In Romania, faith in democracy survives

Mircea Geoana writes: A month ago, images of hundreds of thousands of Romanians protesting in front of the government building in Bucharest and in other Romanian cities started to spread around the world. It may have seemed just another popular turn toward right-wing demagogy in a time of receding faith in democracy. But that is not the case.

This protest movement is, in fact, a signal to the world that in this corner of Europe, democracy and its ideals are alive and well — that the civic fabric destroyed during decades of Communist oppression has healed, and the people want to perfect their democracy, not to weaken it.

The protests are aimed at an emergency ordinance from the government that would have reversed a national campaign against corruption, in which Romania has achieved significant but incomplete victories in recent years. Graft and nepotism still exist, and are blamed for high levels of poverty, polarization, social and economic injustice; those, in turn, have sent millions of young Romanians fleeing to other parts of the European Union, the United States or Canada. Still, enough young Romanians remained to take over the streets in freezing cold, and ultimately they forced the government to abandon the infamous ordinance.

These are not the first spontaneous protests here in the name of popular power. Those began three years ago with the end of the discredited presidency of Traian Basescu. They continued in opposition to attempts by foreign corporations to extract gold from Roman-era historic sites in the mountains of Transylvania. And they resumed against the government of the prime minister at the time, Victor Ponta, after a terrible fire in a Bucharest nightclub.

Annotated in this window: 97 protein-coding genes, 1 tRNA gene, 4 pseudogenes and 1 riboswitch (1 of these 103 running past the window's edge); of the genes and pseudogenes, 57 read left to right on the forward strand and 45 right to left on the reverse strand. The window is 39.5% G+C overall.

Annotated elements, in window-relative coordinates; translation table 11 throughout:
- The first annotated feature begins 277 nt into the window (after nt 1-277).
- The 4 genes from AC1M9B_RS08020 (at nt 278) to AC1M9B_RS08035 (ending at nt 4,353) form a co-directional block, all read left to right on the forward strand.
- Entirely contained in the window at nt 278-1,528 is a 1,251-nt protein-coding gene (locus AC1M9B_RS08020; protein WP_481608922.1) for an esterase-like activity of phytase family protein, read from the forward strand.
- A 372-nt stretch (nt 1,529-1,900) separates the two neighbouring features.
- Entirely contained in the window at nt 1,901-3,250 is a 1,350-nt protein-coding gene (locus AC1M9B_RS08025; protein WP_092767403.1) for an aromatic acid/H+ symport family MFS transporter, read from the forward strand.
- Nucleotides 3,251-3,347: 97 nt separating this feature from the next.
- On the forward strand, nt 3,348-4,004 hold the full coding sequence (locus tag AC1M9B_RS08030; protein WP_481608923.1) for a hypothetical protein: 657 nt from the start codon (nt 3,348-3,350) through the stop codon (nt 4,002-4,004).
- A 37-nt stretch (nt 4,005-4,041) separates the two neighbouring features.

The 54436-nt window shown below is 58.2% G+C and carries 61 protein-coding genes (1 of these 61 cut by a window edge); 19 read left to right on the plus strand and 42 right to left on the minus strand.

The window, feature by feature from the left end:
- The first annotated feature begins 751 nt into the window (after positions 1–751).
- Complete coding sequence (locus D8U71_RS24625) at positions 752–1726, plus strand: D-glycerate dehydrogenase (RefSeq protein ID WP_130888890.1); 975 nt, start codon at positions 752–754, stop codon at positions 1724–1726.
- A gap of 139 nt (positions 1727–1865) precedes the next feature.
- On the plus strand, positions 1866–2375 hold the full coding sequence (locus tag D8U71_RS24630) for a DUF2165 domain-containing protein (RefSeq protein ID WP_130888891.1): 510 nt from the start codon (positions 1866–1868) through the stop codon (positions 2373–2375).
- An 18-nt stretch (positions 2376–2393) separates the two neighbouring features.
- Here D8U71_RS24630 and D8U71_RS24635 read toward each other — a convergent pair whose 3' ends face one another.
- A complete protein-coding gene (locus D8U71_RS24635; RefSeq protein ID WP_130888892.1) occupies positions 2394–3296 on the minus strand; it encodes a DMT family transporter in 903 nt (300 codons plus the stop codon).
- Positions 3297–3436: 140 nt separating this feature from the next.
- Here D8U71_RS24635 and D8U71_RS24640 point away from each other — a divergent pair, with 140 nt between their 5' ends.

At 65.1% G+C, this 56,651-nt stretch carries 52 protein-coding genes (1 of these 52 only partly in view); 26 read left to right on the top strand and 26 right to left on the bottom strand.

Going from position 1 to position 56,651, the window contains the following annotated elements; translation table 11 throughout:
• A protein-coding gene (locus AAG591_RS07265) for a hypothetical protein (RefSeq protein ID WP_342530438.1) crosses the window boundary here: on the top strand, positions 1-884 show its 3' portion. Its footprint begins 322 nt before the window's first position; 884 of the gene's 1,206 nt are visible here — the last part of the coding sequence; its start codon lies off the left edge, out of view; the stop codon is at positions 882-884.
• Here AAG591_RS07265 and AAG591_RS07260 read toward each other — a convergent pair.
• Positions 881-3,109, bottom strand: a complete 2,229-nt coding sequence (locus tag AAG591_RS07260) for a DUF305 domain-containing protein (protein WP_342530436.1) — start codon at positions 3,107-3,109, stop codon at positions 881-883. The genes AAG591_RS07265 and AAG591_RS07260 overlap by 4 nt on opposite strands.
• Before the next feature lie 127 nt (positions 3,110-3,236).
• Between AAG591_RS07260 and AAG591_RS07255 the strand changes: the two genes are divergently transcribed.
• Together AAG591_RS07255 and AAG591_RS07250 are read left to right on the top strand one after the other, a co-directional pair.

What Romania has been experiencing is an anti-elite political outpouring with a fury that resembles what we see in Europe and America, but whose origins and goals are 180 degrees opposite. These Romanian “indignados,” as the protesters are called, are not the blue-collar, rural, anti-globalization disgruntled who voted for Brexit or helped Donald Trump’s ascent to the White House. They are mainly young, urban, college-educated people with well-paid jobs at multinational corporations and banks, the main employers of local talent. So they are not protesting against globalization or the European Union. The solution they seek would be more globalization, a more solid Europe, more American and NATO involvement in our region. They are instinctively against any walls — physical or invisible — that may be erected in a vain effort to stop the free movement of people, ideas, capital or technology. [Continue reading…]

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